New research published by the International Panel of Experts on Sustainable Food Systems claims industrial food and farming systems are ‘making people sick’ and ‘fuelling the obesity crisis’ as many of the most severe health conditions have been found to be closely linked to industrial food and farming systems. The authors are calling for ‘a monumental rethink’ of food systems, as although the global trend for unhealthy diets is undoubtedly the most obvious cause, there are many other ways food systems are affecting world health. Environmental contamination, ‘ultra-processed’ foods, food insecurity, chemical-intensive agriculture and unsustainable supply chains also come under fire in the report, Unravelling the Food-Health Nexus. The authors also pointed out the economic burden of such unhealthy food systems is taking its toll: malnutrition and antimicrobial resistant cost the global economy billions, exposure to pesticides costs €184 billion and obesity €70 billion. Although the authors acknowledge changing things will be a ‘monumental task’, the scale of the challenge is irrelevant as something must be done ‘on the grounds of protecting human health’.
It is assumed purchase decisions by consumers seeking healthier snack options would be driven by nutritional and calorie content, but new research from Brazil has shown packaging design and price are far more likely to sway deliberators. Consumers choose products with green or white packaging, as they associate these colours with health, and elaborate flavour descriptions wooed the taste buds. Interestingly, the researchers found pretty packaging even influenced how consumers found the taste—if they liked the packaging, they were more likely to enjoy the taste, and vice versa. Consumers would not purchase products purely based on their health claims, and instead chose offerings with leaves and ‘light’ designs and criticised where nutrition information was placed. They called for the nutrition information to be more clearly displayed and researchers noted ‘high omega-3 content’ and ‘no additives’ claims were the most likely to drive sales. To learn more about how branding and packaging influence decisions, read this blog post to ensure your product appeals to consumers.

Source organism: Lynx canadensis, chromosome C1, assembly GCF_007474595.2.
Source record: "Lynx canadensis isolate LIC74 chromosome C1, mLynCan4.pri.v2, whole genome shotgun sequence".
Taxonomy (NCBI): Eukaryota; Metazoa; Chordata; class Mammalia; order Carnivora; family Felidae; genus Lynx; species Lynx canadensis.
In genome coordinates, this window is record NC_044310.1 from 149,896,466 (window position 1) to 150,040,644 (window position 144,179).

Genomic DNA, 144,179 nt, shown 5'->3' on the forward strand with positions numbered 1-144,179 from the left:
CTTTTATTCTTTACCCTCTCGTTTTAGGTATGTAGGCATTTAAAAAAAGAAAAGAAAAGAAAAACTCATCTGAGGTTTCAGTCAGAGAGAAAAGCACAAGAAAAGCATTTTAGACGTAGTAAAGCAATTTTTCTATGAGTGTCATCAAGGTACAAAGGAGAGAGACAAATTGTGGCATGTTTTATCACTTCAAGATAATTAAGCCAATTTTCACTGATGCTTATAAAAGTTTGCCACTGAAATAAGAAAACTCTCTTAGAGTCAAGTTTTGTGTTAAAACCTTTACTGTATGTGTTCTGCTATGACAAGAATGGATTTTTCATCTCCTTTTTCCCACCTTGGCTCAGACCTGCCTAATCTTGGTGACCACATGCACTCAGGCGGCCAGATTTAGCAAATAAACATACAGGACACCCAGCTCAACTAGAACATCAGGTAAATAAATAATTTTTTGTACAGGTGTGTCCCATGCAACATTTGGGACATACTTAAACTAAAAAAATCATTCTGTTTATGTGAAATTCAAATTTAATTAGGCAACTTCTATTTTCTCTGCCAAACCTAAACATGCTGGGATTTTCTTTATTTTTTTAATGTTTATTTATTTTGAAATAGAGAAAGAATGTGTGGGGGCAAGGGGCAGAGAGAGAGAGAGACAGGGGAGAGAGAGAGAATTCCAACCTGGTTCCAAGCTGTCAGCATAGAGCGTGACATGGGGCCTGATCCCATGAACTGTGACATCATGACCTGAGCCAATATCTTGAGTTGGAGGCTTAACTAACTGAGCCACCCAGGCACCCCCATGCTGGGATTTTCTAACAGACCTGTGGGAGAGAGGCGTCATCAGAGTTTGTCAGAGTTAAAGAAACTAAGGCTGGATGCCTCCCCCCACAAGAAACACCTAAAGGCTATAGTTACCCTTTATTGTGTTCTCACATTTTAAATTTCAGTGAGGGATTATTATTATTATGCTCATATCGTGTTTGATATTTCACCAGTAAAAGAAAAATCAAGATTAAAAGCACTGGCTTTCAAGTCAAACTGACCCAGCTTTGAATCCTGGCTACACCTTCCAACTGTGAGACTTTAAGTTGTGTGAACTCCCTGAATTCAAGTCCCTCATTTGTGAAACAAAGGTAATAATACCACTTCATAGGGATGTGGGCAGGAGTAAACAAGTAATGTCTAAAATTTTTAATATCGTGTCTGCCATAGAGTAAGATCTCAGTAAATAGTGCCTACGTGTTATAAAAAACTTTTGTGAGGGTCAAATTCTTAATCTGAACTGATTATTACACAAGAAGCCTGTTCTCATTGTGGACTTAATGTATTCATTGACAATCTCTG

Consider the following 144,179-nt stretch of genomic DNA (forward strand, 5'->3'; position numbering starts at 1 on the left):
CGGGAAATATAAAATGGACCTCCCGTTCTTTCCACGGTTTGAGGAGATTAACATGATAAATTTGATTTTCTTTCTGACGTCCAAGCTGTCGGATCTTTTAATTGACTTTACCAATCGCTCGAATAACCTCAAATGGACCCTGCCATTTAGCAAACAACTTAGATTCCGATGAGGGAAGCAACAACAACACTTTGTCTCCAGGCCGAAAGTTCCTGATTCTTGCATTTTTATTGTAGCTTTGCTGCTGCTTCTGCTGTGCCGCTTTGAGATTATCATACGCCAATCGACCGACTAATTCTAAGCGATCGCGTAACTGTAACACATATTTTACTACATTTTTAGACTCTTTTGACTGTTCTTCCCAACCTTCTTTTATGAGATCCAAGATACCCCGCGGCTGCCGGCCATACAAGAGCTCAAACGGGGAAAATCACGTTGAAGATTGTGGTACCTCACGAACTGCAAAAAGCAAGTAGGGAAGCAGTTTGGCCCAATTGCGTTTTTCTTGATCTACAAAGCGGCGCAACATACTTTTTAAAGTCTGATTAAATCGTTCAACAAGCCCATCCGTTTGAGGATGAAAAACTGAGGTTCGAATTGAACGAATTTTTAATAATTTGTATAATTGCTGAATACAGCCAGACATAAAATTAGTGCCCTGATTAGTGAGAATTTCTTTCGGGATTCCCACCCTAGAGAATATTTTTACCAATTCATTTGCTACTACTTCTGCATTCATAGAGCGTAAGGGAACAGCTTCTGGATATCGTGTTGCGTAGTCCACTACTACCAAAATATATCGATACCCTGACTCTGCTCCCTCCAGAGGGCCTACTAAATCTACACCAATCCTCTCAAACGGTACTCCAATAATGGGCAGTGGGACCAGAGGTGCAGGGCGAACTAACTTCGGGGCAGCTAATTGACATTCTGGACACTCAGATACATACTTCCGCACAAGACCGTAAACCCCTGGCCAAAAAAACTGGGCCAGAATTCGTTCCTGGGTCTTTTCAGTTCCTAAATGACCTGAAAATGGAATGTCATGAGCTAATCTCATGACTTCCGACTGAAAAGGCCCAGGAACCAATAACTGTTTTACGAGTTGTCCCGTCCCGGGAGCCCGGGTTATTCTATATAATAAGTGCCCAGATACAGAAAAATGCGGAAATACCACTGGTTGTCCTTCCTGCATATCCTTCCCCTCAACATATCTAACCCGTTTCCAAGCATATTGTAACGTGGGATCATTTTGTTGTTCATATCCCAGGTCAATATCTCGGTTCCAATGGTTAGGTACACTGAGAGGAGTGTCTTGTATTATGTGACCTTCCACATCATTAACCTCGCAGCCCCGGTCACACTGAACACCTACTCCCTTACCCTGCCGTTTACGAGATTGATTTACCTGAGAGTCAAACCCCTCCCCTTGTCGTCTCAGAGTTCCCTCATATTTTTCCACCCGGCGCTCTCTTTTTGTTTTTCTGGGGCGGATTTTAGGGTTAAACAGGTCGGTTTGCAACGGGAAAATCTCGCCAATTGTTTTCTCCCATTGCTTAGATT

Common dieting advice is to skip the dressing on salads to ensure the calorie count is kept low, but new research published in the American Journal of Clinical Nutrition has found added fats and oils are needed to help the body absorb the essential nutrients from the healthy dish. Certain vitamins and carotenoids are fat-soluble—including vitamins A, E, and K, and lutein and beta-carotein—and in most people the oil in salad dressing ‘will benefit nutrient absorption’. The researchers found the more oil added, the more nutrients were absorbed but warned salads should not be ‘drenched in dressing’ and dieters should still watch the calorie content of their favourite dressings.